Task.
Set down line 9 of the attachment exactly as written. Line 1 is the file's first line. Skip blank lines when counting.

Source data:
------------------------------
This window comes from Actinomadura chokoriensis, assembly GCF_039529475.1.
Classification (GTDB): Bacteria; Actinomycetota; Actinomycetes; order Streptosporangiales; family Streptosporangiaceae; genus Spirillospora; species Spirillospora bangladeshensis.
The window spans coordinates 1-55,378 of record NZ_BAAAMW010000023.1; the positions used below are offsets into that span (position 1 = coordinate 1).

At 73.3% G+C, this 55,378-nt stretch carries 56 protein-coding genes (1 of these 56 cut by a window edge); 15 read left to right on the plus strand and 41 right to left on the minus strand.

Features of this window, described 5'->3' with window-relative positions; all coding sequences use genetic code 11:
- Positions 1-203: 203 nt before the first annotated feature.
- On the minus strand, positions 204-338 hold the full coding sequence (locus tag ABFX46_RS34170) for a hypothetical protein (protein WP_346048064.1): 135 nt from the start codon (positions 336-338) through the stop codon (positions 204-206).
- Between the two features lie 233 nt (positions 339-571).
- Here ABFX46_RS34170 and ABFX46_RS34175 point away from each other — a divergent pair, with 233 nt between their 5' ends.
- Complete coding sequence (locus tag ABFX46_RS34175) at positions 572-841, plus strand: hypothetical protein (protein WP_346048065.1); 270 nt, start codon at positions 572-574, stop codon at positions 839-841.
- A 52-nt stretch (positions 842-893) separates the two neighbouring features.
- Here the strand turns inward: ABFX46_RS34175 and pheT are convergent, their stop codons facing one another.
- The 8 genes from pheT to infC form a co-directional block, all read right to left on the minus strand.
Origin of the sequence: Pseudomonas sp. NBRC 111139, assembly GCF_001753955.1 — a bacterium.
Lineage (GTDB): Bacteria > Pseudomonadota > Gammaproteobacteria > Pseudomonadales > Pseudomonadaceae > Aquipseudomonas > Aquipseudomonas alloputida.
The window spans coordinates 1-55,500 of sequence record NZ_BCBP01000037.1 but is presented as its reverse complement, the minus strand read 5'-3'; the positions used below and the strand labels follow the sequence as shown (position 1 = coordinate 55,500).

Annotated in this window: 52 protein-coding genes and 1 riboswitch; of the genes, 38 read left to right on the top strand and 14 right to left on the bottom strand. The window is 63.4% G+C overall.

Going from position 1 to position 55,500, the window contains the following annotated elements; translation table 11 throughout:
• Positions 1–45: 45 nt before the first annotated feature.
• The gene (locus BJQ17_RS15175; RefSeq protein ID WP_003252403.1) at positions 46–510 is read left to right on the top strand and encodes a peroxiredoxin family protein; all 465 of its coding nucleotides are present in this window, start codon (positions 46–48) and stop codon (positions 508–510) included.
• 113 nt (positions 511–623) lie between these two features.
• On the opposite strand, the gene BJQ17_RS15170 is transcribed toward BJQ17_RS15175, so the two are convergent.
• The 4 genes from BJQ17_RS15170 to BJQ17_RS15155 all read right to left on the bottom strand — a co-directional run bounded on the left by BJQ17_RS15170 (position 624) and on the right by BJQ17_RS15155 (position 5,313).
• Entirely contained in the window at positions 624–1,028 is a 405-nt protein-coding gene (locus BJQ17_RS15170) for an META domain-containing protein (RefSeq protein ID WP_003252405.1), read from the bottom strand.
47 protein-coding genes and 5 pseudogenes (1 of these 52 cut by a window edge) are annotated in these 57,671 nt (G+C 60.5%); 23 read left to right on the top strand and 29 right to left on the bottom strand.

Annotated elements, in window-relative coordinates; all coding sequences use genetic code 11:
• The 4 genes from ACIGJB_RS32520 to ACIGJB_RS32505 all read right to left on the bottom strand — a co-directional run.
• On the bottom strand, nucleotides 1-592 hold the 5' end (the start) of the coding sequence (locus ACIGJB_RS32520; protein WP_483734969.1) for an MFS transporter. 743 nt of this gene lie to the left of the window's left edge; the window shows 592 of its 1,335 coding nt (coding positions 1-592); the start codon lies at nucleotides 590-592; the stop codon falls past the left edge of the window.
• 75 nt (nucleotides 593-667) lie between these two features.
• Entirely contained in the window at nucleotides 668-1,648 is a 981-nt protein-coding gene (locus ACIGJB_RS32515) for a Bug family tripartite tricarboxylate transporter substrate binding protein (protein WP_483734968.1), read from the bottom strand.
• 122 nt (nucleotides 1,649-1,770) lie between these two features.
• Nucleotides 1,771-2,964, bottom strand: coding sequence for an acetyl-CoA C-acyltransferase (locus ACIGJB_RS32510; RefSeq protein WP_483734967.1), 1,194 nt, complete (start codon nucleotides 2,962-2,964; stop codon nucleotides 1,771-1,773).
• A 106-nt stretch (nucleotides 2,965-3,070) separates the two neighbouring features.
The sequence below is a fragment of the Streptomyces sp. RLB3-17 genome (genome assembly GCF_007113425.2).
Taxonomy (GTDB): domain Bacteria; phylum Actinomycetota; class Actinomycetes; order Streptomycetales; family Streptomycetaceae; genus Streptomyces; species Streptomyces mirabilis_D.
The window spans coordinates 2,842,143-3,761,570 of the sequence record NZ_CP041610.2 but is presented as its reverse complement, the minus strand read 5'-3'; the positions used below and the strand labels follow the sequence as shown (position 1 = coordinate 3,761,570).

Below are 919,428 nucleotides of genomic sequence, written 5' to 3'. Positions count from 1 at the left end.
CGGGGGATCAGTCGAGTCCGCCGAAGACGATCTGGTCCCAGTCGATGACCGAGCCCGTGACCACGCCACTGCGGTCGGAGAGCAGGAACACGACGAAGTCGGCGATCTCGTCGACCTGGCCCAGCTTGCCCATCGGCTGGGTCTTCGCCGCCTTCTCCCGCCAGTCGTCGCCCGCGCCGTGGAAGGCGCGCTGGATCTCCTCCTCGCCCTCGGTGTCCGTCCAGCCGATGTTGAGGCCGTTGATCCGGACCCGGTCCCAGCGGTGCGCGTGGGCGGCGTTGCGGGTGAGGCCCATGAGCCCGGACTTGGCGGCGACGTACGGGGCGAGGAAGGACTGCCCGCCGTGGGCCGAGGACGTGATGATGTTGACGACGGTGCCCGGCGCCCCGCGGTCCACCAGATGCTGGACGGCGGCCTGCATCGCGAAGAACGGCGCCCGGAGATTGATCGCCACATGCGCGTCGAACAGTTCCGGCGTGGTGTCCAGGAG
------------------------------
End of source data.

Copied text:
- Here ABFX46_RS34170 and ABFX46_RS34175 point away from each other — a divergent pair, with 233 nt between their 5' ends.